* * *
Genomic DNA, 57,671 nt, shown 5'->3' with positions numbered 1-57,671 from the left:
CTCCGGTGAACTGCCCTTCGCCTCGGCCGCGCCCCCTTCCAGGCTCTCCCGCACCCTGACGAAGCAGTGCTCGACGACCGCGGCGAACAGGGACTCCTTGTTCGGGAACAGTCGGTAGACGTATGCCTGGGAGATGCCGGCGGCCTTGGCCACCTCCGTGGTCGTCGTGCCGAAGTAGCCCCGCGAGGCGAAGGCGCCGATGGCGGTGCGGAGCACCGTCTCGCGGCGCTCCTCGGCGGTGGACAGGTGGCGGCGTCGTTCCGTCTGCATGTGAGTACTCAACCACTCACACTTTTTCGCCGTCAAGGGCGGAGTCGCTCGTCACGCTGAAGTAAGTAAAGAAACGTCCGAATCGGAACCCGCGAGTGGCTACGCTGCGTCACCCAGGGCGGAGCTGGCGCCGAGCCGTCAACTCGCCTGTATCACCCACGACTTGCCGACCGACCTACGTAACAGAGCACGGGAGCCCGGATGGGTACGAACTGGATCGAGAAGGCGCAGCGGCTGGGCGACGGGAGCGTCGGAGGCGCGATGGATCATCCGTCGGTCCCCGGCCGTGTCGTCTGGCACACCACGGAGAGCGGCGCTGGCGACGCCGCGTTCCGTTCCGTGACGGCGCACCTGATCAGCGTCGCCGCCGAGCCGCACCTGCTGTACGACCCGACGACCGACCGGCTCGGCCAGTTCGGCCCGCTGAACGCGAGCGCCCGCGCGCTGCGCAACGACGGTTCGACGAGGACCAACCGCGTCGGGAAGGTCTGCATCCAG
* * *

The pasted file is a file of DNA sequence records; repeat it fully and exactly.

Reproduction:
Genomic DNA, 57,671 nt, shown 5'->3' with positions numbered 1-57,671 from the left:
CTCCGGTGAACTGCCCTTCGCCTCGGCCGCGCCCCCTTCCAGGCTCTCCCGCACCCTGACGAAGCAGTGCTCGACGACCGCGGCGAACAGGGACTCCTTGTTCGGGAACAGTCGGTAGACGTATGCCTGGGAGATGCCGGCGGCCTTGGCCACCTCCGTGGTCGTCGTGCCGAAGTAGCCCCGCGAGGCGAAGGCGCCGATGGCGGTGCGGAGCACCGTCTCGCGGCGCTCCTCGGCGGTGGACAGGTGGCGGCGTCGTTCCGTCTGCATGTGAGTACTCAACCACTCACACTTTTTCGCCGTCAAGGGCGGAGTCGCTCGTCACGCTGAAGTAAGTAAAGAAACGTCCGAATCGGAACCCGCGAGTGGCTACGCTGCGTCACCCAGGGCGGAGCTGGCGCCGAGCCGTCAACTCGCCTGTATCACCCACGACTTGCCGACCGACCTACGTAACAGAGCACGGGAGCCCGGATGGGTACGAACTGGATCGAGAAGGCGCAGCGGCTGGGCGACGGGAGCGTCGGAGGCGCGATGGATCATCCGTCGGTCCCCGGCCGTGTCGTCTGGCACACCACGGAGAGCGGCGCTGGCGACGCCGCGTTCCGTTCCGTGACGGCGCACCTGATCAGCGTCGCCGCCGAGCCGCACCTGCTGTACGACCCGACGACCGACCGGCTCGGCCAGTTCGGCCCGCTGAACGCGAGCGCCCGCGCGCTGCGCAACGACGGTTCGACGAGGACCAACCGCGTCGGGAAGGTCTGCATCCAG